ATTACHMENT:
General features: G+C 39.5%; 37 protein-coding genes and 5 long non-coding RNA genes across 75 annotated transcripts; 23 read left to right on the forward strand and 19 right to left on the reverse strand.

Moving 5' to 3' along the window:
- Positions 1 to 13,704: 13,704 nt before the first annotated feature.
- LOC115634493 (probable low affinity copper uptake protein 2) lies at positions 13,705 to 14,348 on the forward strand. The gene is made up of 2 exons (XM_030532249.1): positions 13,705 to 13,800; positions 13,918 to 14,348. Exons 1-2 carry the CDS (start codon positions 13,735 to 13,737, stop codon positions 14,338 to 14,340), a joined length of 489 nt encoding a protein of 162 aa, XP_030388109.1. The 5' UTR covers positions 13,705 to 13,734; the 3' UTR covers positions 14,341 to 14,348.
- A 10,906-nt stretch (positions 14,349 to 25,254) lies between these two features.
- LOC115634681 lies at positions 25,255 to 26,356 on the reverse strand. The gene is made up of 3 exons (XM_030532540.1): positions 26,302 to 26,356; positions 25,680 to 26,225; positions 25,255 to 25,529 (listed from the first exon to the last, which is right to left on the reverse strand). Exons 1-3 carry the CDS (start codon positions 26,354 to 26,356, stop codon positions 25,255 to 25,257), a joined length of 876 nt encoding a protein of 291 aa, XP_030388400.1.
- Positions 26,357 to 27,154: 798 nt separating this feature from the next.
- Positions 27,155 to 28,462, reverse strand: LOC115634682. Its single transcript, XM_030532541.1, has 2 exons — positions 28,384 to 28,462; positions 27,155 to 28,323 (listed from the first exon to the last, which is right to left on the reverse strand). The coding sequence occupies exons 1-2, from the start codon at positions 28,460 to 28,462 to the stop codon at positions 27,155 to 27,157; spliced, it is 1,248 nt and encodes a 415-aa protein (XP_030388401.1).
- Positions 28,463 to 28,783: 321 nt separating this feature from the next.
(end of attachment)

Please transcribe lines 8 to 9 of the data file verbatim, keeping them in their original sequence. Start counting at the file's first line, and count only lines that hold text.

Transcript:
- Positions 27,155 to 28,462, reverse strand: LOC115634682. Its single transcript, XM_030532541.1, has 2 exons — positions 28,384 to 28,462; positions 27,155 to 28,323 (listed from the first exon to the last, which is right to left on the reverse strand). The coding sequence occupies exons 1-2, from the start codon at positions 28,460 to 28,462 to the stop codon at positions 27,155 to 27,157; spliced, it is 1,248 nt and encodes a 415-aa protein (XP_030388401.1).
- Positions 28,463 to 28,783: 321 nt separating this feature from the next.